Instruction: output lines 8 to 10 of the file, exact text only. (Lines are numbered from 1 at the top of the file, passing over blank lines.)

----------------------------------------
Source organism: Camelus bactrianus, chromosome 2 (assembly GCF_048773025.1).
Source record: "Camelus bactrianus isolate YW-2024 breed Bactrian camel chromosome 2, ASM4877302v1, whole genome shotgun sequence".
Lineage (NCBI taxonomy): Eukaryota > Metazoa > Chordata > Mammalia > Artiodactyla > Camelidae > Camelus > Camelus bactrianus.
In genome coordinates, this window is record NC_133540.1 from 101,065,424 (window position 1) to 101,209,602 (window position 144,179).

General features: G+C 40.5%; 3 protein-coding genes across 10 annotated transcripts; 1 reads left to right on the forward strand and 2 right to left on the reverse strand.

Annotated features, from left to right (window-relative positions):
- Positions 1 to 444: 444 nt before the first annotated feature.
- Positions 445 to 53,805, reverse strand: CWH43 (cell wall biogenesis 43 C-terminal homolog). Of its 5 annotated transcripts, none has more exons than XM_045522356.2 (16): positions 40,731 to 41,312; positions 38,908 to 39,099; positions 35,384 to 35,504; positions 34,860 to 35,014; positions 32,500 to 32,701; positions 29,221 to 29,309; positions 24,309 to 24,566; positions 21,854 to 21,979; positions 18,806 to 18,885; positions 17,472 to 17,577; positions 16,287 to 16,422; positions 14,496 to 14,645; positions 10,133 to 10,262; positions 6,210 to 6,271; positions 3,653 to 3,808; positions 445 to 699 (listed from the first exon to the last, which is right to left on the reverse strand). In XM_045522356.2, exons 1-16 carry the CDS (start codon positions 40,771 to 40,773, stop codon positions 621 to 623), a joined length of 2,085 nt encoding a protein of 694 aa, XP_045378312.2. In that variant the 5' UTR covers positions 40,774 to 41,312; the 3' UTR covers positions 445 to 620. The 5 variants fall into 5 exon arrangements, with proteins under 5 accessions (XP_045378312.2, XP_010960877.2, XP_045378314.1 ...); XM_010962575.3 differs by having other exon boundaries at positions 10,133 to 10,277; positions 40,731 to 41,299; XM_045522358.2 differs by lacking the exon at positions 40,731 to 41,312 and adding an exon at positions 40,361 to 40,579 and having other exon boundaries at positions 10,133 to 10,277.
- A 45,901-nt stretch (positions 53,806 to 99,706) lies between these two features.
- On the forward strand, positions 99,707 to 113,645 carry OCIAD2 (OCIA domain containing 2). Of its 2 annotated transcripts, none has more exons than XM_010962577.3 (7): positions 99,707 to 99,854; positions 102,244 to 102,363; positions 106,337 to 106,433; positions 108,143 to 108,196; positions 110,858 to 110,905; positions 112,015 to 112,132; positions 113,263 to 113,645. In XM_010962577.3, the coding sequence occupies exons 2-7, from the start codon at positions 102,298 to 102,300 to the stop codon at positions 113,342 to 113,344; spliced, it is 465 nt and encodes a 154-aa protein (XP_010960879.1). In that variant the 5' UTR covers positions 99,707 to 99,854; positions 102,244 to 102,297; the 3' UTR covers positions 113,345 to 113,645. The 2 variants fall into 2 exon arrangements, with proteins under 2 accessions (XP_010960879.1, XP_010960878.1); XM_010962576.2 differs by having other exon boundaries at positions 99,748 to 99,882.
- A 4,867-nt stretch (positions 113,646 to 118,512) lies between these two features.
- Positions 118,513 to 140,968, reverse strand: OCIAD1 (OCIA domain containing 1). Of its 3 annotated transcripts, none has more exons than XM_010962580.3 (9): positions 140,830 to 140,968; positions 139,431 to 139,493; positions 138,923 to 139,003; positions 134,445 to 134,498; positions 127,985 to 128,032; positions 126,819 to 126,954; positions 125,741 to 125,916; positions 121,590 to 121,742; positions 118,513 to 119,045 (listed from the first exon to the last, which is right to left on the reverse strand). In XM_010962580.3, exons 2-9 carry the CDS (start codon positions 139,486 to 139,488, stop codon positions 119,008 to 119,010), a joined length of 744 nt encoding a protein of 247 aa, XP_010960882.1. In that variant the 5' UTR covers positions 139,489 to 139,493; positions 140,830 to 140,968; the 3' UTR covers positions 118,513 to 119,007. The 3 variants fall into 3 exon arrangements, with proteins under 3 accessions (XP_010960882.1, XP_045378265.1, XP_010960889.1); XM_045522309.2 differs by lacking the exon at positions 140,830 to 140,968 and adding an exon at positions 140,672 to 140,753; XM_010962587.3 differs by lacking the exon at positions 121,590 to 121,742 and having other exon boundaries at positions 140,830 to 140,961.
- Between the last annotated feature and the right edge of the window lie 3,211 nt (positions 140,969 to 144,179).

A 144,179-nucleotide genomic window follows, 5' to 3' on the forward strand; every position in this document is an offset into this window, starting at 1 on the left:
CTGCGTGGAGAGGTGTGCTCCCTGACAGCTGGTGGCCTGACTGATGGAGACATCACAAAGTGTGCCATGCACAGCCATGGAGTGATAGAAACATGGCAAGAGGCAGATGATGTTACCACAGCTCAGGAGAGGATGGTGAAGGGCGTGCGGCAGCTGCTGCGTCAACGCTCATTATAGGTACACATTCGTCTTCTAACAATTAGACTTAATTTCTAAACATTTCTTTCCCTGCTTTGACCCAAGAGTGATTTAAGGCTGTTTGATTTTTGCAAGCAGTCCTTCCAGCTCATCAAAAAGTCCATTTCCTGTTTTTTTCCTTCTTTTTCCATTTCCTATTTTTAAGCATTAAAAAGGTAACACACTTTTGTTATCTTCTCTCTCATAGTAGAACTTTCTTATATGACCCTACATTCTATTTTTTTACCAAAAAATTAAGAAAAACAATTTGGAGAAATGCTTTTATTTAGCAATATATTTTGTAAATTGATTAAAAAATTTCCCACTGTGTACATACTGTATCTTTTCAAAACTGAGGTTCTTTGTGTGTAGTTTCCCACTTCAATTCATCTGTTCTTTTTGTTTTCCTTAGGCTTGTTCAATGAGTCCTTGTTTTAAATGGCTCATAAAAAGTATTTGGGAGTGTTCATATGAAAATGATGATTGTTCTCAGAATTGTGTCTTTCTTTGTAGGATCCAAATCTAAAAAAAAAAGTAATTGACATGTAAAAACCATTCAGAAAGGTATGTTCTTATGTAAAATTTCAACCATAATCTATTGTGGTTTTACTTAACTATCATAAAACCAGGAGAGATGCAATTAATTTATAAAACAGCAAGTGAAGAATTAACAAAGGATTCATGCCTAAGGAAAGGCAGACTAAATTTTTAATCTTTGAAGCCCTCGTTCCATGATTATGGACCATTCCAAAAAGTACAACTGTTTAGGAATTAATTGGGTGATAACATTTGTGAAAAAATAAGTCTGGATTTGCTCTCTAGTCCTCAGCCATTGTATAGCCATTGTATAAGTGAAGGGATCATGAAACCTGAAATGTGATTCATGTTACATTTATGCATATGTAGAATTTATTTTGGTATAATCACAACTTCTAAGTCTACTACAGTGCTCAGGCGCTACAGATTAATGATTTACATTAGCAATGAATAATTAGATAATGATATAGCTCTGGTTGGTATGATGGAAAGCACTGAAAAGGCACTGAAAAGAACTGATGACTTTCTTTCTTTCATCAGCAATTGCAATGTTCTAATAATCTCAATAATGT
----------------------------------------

- Positions 445 to 53,805, reverse strand: CWH43 (cell wall biogenesis 43 C-terminal homolog). Of its 5 annotated transcripts, none has more exons than XM_045522356.2 (16): positions 40,731 to 41,312; positions 38,908 to 39,099; positions 35,384 to 35,504; positions 34,860 to 35,014; positions 32,500 to 32,701; positions 29,221 to 29,309; positions 24,309 to 24,566; positions 21,854 to 21,979; positions 18,806 to 18,885; positions 17,472 to 17,577; positions 16,287 to 16,422; positions 14,496 to 14,645; positions 10,133 to 10,262; positions 6,210 to 6,271; positions 3,653 to 3,808; positions 445 to 699 (listed from the first exon to the last, which is right to left on the reverse strand). In XM_045522356.2, exons 1-16 carry the CDS (start codon positions 40,771 to 40,773, stop codon positions 621 to 623), a joined length of 2,085 nt encoding a protein of 694 aa, XP_045378312.2. In that variant the 5' UTR covers positions 40,774 to 41,312; the 3' UTR covers positions 445 to 620. The 5 variants fall into 5 exon arrangements, with proteins under 5 accessions (XP_045378312.2, XP_010960877.2, XP_045378314.1 ...); XM_010962575.3 differs by having other exon boundaries at positions 10,133 to 10,277; positions 40,731 to 41,299; XM_045522358.2 differs by lacking the exon at positions 40,731 to 41,312 and adding an exon at positions 40,361 to 40,579 and having other exon boundaries at positions 10,133 to 10,277.
- A 45,901-nt stretch (positions 53,806 to 99,706) lies between these two features.
- On the forward strand, positions 99,707 to 113,645 carry OCIAD2 (OCIA domain containing 2). Of its 2 annotated transcripts, none has more exons than XM_010962577.3 (7): positions 99,707 to 99,854; positions 102,244 to 102,363; positions 106,337 to 106,433; positions 108,143 to 108,196; positions 110,858 to 110,905; positions 112,015 to 112,132; positions 113,263 to 113,645. In XM_010962577.3, the coding sequence occupies exons 2-7, from the start codon at positions 102,298 to 102,300 to the stop codon at positions 113,342 to 113,344; spliced, it is 465 nt and encodes a 154-aa protein (XP_010960879.1). In that variant the 5' UTR covers positions 99,707 to 99,854; positions 102,244 to 102,297; the 3' UTR covers positions 113,345 to 113,645. The 2 variants fall into 2 exon arrangements, with proteins under 2 accessions (XP_010960879.1, XP_010960878.1); XM_010962576.2 differs by having other exon boundaries at positions 99,748 to 99,882.